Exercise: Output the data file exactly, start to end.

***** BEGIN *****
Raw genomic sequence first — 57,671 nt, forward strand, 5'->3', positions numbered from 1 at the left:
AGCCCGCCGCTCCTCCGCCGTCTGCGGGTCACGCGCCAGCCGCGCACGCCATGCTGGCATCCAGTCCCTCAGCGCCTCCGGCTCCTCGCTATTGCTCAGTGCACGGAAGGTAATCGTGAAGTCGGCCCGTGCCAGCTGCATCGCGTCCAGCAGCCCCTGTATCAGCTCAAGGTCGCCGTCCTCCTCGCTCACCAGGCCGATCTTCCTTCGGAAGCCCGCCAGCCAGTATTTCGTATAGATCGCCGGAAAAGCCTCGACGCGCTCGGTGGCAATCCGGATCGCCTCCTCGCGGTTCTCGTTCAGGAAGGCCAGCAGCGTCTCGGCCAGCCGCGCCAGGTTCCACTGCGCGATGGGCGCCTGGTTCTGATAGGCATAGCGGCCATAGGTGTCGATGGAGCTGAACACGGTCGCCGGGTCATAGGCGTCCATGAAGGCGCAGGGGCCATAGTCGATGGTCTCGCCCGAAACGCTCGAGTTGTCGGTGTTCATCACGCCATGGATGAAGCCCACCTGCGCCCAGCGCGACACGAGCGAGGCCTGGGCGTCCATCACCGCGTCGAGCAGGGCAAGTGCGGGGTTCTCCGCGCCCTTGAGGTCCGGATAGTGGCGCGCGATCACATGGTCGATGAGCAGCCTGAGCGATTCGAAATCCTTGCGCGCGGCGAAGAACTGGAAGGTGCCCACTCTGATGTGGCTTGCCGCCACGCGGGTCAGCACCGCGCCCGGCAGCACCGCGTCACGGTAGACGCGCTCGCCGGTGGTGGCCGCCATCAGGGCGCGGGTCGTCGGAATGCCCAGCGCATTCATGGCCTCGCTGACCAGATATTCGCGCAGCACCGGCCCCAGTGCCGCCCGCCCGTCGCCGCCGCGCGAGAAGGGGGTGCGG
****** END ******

Raw genomic sequence first — 57,671 nt, forward strand, 5'->3', positions numbered from 1 at the left:
AGCCCGCCGCTCCTCCGCCGTCTGCGGGTCACGCGCCAGCCGCGCACGCCATGCTGGCATCCAGTCCCTCAGCGCCTCCGGCTCCTCGCTATTGCTCAGTGCACGGAAGGTAATCGTGAAGTCGGCCCGTGCCAGCTGCATCGCGTCCAGCAGCCCCTGTATCAGCTCAAGGTCGCCGTCCTCCTCGCTCACCAGGCCGATCTTCCTTCGGAAGCCCGCCAGCCAGTATTTCGTATAGATCGCCGGAAAAGCCTCGACGCGCTCGGTGGCAATCCGGATCGCCTCCTCGCGGTTCTCGTTCAGGAAGGCCAGCAGCGTCTCGGCCAGCCGCGCCAGGTTCCACTGCGCGATGGGCGCCTGGTTCTGATAGGCATAGCGGCCATAGGTGTCGATGGAGCTGAACACGGTCGCCGGGTCATAGGCGTCCATGAAGGCGCAGGGGCCATAGTCGATGGTCTCGCCCGAAACGCTCGAGTTGTCGGTGTTCATCACGCCATGGATGAAGCCCACCTGCGCCCAGCGCGACACGAGCGAGGCCTGGGCGTCCATCACCGCGTCGAGCAGGGCAAGTGCGGGGTTCTCCGCGCCCTTGAGGTCCGGATAGTGGCGCGCGATCACATGGTCGATGAGCAGCCTGAGCGATTCGAAATCCTTGCGCGCGGCGAAGAACTGGAAGGTGCCCACTCTGATGTGGCTTGCCGCCACGCGGGTCAGCACCGCGCCCGGCAGCACCGCGTCACGGTAGACGCGCTCGCCGGTGGTGGCCGCCATCAGGGCGCGGGTCGTCGGAATGCCCAGCGCATTCATGGCCTCGCTGACCAGATATTCGCGCAGCACCGGCCCCAGTGCCGCCCGCCCGTCGCCGCCGCGCGAGAAGGGGGTGCGG